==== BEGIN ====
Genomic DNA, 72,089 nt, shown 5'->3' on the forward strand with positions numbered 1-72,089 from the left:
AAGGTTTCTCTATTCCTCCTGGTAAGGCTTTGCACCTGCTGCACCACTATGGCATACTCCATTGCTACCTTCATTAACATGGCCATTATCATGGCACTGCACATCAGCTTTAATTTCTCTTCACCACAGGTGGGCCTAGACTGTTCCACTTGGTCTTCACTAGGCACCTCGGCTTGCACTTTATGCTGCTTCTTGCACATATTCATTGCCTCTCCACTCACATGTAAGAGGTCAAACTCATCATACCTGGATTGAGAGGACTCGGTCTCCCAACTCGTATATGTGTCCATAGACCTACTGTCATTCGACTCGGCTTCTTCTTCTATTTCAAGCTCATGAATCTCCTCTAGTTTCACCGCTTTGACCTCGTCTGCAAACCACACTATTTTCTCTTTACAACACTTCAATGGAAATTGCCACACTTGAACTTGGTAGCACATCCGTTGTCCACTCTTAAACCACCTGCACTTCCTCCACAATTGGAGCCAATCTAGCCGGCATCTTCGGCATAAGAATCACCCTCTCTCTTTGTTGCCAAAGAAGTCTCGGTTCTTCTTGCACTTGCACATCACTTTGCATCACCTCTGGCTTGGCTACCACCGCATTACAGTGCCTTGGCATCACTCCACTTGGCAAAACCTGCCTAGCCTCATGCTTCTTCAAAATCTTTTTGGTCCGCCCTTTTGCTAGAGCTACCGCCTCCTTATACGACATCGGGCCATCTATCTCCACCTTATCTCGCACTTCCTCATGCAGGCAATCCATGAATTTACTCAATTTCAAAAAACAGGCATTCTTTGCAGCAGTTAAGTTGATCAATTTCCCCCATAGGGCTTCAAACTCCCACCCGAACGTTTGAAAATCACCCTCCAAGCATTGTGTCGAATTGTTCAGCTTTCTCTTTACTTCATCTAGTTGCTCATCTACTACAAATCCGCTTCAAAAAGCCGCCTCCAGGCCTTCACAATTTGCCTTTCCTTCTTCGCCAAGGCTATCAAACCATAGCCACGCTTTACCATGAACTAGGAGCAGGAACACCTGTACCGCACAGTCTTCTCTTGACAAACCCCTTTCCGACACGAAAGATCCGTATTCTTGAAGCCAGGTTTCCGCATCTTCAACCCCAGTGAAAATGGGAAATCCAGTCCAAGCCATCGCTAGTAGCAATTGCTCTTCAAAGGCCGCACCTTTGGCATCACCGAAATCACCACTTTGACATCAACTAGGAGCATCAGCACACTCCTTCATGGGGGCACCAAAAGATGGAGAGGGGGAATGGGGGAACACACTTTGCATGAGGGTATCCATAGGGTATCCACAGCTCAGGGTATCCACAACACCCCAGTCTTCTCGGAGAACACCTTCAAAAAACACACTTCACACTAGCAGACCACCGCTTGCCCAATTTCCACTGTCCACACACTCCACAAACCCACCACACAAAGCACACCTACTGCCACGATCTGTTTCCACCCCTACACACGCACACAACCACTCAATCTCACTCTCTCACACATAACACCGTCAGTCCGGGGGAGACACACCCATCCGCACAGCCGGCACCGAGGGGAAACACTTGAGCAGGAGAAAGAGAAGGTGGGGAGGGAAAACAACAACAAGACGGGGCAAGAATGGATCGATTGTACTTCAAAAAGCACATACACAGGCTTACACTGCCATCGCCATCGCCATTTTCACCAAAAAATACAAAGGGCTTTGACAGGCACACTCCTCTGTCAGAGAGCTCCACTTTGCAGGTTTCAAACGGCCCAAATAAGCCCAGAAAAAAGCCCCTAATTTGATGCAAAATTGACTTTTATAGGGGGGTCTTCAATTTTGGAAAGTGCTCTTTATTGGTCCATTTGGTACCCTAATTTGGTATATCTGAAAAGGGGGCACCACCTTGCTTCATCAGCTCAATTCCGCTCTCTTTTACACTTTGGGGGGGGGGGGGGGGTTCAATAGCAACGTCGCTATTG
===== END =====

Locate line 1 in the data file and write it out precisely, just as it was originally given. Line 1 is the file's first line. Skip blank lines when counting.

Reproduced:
Genomic DNA, 72,089 nt, shown 5'->3' on the forward strand with positions numbered 1-72,089 from the left: